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When Limn cannot fit a bitmap curve within the `error-threshold' (see the previous section), it must subdivide the curve into two pieces and fit each independently, applying the fitting algorithm recursively.

As a strategy to improve the fit, subdivision is inferior to reparameterization, because it increases the number of splines in the character definition. This increases the memory required to store the character, and also the time to render it. However, subdivision is unavoidable in some circumstances: for example, the outlines on an `o' cannot be fit by a single spline.

For the initial guess of the point at which to subdivide, Limn chooses the point of worst error--the point where the fitted spline is farthest from the bitmap curve. Although this is usually a good choice, minimizing the chance that further subdivision will be necessary, occasionally it is not the best: in order to preserve straight lines, it is better to subdivide at the point where a straight becomes a curve if that point is close to the worst point. For example, this happens where a serif joins the stem.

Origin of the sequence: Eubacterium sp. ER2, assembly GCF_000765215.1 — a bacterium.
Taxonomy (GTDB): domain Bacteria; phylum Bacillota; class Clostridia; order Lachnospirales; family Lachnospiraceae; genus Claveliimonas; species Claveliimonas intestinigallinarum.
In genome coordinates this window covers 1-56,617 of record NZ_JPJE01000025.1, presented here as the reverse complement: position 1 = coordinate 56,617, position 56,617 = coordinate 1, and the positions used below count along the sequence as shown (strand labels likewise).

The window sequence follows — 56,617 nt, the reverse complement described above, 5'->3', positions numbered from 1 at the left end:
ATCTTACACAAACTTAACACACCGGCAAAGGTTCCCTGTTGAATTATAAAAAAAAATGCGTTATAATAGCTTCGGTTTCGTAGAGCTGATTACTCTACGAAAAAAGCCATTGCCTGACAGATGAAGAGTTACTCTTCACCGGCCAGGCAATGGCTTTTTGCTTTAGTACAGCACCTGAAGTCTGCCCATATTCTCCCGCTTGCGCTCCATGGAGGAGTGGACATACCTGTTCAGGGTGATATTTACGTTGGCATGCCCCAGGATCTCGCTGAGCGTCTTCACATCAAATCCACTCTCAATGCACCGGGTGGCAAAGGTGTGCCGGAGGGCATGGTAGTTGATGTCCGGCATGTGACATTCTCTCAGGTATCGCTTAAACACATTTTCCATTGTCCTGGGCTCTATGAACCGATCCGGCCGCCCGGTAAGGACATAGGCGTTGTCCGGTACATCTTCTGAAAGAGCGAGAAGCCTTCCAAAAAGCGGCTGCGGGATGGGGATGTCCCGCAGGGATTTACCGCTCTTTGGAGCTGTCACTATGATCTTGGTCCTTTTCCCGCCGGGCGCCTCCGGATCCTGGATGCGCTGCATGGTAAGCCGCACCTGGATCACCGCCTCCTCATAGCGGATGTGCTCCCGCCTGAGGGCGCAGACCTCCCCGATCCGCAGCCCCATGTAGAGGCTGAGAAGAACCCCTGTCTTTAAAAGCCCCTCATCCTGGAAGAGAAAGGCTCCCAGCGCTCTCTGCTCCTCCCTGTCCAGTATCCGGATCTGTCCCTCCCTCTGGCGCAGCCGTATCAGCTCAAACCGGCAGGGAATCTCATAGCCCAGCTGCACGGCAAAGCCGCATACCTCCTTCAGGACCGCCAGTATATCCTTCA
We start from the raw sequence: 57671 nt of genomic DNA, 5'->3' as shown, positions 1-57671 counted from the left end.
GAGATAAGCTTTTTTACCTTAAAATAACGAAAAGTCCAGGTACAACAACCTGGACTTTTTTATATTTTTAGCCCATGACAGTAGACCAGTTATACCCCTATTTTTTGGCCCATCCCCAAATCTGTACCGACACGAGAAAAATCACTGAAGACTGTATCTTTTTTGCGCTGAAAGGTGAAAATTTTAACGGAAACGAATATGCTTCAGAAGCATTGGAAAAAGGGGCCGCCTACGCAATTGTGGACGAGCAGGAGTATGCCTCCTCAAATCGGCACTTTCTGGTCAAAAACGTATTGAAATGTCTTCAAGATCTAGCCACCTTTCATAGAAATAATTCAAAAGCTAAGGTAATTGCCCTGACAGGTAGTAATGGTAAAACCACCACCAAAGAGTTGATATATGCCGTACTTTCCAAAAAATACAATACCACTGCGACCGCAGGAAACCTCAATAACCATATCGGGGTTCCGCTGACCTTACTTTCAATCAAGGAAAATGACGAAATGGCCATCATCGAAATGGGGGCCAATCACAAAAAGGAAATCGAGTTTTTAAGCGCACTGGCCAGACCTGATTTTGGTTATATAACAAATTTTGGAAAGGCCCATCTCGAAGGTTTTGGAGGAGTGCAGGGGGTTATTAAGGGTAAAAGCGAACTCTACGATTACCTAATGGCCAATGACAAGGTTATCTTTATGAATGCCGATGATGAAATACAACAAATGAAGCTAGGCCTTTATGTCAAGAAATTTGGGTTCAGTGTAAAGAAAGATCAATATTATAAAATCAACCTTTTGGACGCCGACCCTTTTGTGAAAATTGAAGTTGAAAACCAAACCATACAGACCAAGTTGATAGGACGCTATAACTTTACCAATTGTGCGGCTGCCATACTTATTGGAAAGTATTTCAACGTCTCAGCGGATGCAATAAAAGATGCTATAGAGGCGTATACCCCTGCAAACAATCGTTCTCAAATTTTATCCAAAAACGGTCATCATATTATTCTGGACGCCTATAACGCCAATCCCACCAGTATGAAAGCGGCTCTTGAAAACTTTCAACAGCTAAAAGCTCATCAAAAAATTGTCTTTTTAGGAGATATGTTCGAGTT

Limn has three options to control this process:

  1. `-subdivide-search percent' specifies how far away from the worst point to search for a better subdivision point, as a percentage of the total number of points in the curve; the default is 10. If you find Limn missing a join as a subdivision point, resulting in a straight line becoming a curve, you probably need to increase this.

  2. `-subdivide-threshold real': if the distance between a point p (within the search range) and a straight line is less than this, subdivide at p; default is .03 pixels.

  3. `-subdivide-surround unsigned': when calculating the linearity of the curve surrounding a potential subdivision, use this many points; default is 4.

Because fitting a shorter curve is easier, this process will always terminate. (Eventually the curve will be short enough to fit with a straight line (see section 10.1.5 Fitting the bitmap curve), if nothing else.)

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